Nosferatu is a vampire.  

This thing is not.

Metropolis is the story of a dystopian future were the elite live in luxury at the expense of  the underclass workers who live below surface. When a woman named Maria tries to bring peace between the exploited workers and the elite, a robot duplicate is given her image so it can manipulate the masses and crush any chance of rebellion. It was the most expensive silent film costing over 7 million Reichmarks which would be about $200 million today. Metropolis’s influence was huge. It is widely considered to be the first major (and most significant) science fiction film and featured ground-breaking special affects. Even today it has continued to be used as inspiration where you would least expect. For example, strangely enough, Lady Gaga. The name Lady Gaga actually comes from a music video by Queen entitled “Radio Gaga” which uses footage from Metropolis. Lady Gaga’s outlandish costumes also seem to be sometimes inspired by the Maria robot or the film’s bizarre dance scene. 

Marvel at how the miniatures were made.

Words can not describe how groundbreaking Metropolis was. 

Among the last German expressionist films made were Pandora’s Box and M. Both were less abstract in nature, set in contemporary times with a crime backdrop, and focused more on flawed, tormented characters with questionable motives. Pandora’s Box was about a woman whose selfish, seductive behavior ignites jealously in men causing her to be accused of manslaughter when one of her lovers murders another man. M featured a detective trying to track down a troubled child murderer.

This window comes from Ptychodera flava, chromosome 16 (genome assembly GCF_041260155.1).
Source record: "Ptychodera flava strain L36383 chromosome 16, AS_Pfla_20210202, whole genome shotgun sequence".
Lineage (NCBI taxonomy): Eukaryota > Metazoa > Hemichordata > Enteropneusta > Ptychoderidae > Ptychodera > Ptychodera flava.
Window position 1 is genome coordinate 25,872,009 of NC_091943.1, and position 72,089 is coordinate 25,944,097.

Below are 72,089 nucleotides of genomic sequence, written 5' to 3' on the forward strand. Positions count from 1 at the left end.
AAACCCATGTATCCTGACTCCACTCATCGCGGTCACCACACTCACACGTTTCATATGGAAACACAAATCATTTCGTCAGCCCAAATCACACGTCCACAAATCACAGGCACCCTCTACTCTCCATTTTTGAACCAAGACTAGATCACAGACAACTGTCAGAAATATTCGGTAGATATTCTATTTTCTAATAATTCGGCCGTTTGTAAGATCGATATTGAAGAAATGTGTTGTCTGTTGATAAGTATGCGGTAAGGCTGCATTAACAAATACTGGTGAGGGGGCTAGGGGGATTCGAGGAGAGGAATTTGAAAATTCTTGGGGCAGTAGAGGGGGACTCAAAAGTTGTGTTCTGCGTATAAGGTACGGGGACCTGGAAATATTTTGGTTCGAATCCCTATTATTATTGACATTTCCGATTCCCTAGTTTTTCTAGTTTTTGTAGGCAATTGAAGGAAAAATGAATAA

Pandoras' Box and M are perhaps the most Film Noir-like of German films.

By the end of the 1920s, the German film industry became increasingly regulated as the Nazi Regime rose to power. Many artists and filmmakers fled to Hollywood so they could continue to keep making films (and many of them also happened to be Jewish). They brought with them their unique visions and created a new major movement in Hollywood, Film Noir. Film Noir was also made in response to The Hays Box Office Code, which regulated the film industry causing many 'safe' films to made throughout the 1940s and 50s (i.e. musical romantic comedies). Film Noir movies were crime dramas shot in black and white, featured characters with questionable motives, femme fatales, and dramatic lighting. (Sound familiar?) This in turn eventually changed the whole Hollywood film industry by causing The Hayes Box Office Code to loosen its restrictions and eventually be replaced by the film rating system. Because German Expressionism influenced Film Noir it also influenced countless directors  (ranging from Orson Welles, to Alfred Hitchcock, to Ridley Scott) which made way for the variety of films we experience in modern cinema today.

Typical Film Noir movies. Notice how similar they looks to German Expressionist Films!

Alferd Hitchcock studied film in Germany for a while.

Thus, German Expressionist Films are hugely important to many aspects of film today. The genres Horror and Film Noir owe their origin to it. Expressionism, through influencing Film Noir, eventually resulted in the fall of the Hays Box Office Code. Countless directors also owe some of their success to techniques they picked up from German filmmakers. So next time you watch a movie, check to see if you can spot any traits associated with German Expressionism. You might be surprised.

  Citizen Cane, Sunset Blvd, The Godfather, Blade Runner, and even The Dark Knight are just a few examples of films influenced by the long legacy of German Expressionism.